Let’s start with a definition:
the power to control appointments to office or the right to privileges.
“recruits are selected through political patronage, not on merit”
synonyms: power of appointment, favoritism, nepotism, preferential treatment, cronyism, pork-barreling “political patronage”
Robert Reich blogs about Trump’s Business of Government.
The White House has announced that Trump will name his son-in-law, Jared Kushner, to run a new Office of American Innovation – described as a SWAT team of strategic consultants staffed by former business executives, designed to infuse fresh thinking into Washington and help make government work more like a business.
He already installed his daughter in the west wing.
That’s Trumponage. It may be good for Trump but it is not good for the nation.
It’s good to have fresh thinking about how government might function more efficiently. But it’s important to remember that government is not a business. The purpose of government is not to show a profit. It is to achieve the common good.
Precisely because there are many different views about the common good, government leaders must be capable of listening and responding to many different opinions and perspectives.
They must also be public educators – telling the public the truth, explaining the consequences of different options, and conducting public deliberation about what is best for society.
Above all, presidents should enrich and strengthen democracy – building trust in democratic institutions, avoiding conflicts of interests, and promoting tolerance and social cohesion.
So far, Donald Trump has done the opposite. He doesn’t need more business advice. He needs more advice about how to lead a democracy.
This is a lesson that picks up no orange hair as it flies over Trump’s head. He shows no respect of our democratic institutions and is on record saying that most people do not deserve his respect.
Steve Benen (MSNBC/MaddowBlog) weighs in on Trump giving broad new powers to his inexperienced son-in-law.
Jared Kushner has long been a curious choice to serve as a senior adviser to the president, but his apparent promotion within the White House is even tougher to explain.
Donald Trump relied on his son-in-law as a confidant during last year’s campaign, so it stood to reason that Kushner would have a role in the White House, but he’s a 36-year-old lawyer with a background running his father’s real estate business. Kushner’s background in government and/or politics is effectively non-existent, and there have long been questions about whether his job is at odds with existing anti-nepotism laws.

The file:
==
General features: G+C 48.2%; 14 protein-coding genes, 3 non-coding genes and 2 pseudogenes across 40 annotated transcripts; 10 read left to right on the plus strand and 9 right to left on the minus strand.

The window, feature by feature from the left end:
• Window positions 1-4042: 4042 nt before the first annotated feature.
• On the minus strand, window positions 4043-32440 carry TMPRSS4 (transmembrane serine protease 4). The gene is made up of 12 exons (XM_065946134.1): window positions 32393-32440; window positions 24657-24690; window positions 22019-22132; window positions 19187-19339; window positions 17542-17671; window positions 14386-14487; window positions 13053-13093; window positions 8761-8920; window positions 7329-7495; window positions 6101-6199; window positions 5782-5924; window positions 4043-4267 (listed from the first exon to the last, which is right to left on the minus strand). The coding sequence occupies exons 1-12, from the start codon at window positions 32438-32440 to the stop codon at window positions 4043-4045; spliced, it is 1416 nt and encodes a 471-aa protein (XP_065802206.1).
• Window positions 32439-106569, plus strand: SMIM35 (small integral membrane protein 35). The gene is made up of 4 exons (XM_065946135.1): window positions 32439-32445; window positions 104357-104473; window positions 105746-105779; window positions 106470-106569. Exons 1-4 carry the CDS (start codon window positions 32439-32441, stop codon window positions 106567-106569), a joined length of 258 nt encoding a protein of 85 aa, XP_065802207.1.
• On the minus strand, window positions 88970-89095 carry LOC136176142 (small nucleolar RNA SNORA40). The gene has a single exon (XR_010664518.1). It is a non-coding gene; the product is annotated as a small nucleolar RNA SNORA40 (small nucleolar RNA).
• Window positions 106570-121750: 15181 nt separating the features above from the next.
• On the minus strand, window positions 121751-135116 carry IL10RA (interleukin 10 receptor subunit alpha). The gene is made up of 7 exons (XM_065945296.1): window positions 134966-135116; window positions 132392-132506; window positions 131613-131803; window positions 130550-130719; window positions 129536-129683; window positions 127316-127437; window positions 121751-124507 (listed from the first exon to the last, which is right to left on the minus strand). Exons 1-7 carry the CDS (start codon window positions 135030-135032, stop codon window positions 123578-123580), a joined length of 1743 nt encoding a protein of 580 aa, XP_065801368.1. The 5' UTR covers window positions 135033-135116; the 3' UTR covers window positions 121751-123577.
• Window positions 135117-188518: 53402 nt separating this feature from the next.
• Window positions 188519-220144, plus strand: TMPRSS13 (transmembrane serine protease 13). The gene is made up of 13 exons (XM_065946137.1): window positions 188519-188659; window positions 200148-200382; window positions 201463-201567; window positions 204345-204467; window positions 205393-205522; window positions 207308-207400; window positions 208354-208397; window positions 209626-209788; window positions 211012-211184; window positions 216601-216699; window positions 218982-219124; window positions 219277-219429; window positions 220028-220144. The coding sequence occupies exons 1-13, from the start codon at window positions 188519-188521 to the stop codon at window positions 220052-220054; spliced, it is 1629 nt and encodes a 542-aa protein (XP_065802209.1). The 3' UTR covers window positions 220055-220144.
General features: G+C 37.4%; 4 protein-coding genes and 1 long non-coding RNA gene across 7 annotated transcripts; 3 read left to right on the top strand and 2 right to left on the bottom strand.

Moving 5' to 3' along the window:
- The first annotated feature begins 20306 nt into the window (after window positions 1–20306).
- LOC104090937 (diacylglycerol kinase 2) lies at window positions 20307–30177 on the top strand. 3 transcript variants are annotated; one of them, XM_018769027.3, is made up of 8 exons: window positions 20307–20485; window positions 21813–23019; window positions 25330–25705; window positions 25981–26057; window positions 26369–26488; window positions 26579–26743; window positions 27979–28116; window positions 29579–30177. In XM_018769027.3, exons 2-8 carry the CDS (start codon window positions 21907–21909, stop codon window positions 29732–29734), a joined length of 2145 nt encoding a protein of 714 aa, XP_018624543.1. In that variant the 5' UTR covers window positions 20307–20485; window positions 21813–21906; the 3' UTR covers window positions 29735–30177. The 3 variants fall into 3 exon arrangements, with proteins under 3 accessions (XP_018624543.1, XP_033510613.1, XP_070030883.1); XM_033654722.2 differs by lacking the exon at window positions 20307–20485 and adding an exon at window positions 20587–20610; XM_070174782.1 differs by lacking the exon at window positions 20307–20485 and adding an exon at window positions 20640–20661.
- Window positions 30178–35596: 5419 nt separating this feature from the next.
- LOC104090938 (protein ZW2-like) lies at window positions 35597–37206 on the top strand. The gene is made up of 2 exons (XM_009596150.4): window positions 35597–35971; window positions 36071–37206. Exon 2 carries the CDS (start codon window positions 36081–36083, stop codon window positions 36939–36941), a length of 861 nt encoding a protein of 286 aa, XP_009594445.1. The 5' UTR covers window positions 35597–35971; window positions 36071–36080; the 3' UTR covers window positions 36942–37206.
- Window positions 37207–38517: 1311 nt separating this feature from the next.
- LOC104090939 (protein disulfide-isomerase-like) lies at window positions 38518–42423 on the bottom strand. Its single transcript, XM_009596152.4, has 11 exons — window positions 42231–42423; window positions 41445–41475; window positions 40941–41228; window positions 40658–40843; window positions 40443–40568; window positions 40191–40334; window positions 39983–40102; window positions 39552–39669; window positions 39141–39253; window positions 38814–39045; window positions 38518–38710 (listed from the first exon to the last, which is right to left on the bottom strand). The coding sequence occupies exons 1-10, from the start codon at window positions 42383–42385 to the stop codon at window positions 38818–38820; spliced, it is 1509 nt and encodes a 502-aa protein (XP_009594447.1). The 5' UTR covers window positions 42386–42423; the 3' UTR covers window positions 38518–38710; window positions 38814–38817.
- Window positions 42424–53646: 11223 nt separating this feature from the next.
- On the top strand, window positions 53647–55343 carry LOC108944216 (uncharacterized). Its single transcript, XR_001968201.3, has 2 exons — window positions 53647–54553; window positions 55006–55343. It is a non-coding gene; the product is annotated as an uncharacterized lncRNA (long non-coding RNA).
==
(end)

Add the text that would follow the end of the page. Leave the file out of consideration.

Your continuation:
But in a striking new piece, the Washington Post reports that Kushner’s power and portfolio are poised to expand.
President Trump plans to unveil a new White House office on Monday with sweeping authority to overhaul the federal bureaucracy and fulfill key campaign promises – such as reforming care for veterans and fighting opioid addiction – by harvesting ideas from the business world and, potentially, privatizing some government functions.
The White House Office of American Innovation, to be led by Jared Kushner, the president’s son-in-law and senior adviser, will operate as its own nimble power center within the West Wing and will report directly to Trump. Viewed internally as a SWAT team of strategic consultants, the office will be staffed by former business executives and is designed to infuse fresh thinking into Washington, float above the daily political grind and create a lasting legacy for a president still searching for signature achievements.
… Kushner told the Washington Post yesterday, in reference to the office he’ll apparently lead, “The government should be run like a great American company.” Anyone who actually believes this nearly always fails to understand why the two are very different, which in turn creates regrettable results.
… perhaps most important is the fact that Trump seems to be positioning his 36-year-old son-in-law as a sort of Shadow Vice President. Kushner was already playing the role of trusted White House consigliere, while also playing the role of diplomat and adviser on international affairs.
Here’s an example of why this is dangerous: Benen reports ‘a State Department official told The Atlantic that Trump insiders are ignoring the department because “they think Jared can do everything.”’
Now, Kushner, just two months into his career in public service, will add control over the White House Office of American Innovation to his expansive to-do list.
My suspicion is that Trump, increasingly paranoid and frustrated, is tightening his circle of trust, which in turn limits the number of loyalists who’ll have real authority in the administration.
And that paranoia would lead to Trumponage, a practice that admits no qualifications or experience.
… the truth is, no White House can expect to succeed if the president’s inexperienced son-in-law has a portfolio that includes domestic and foreign policy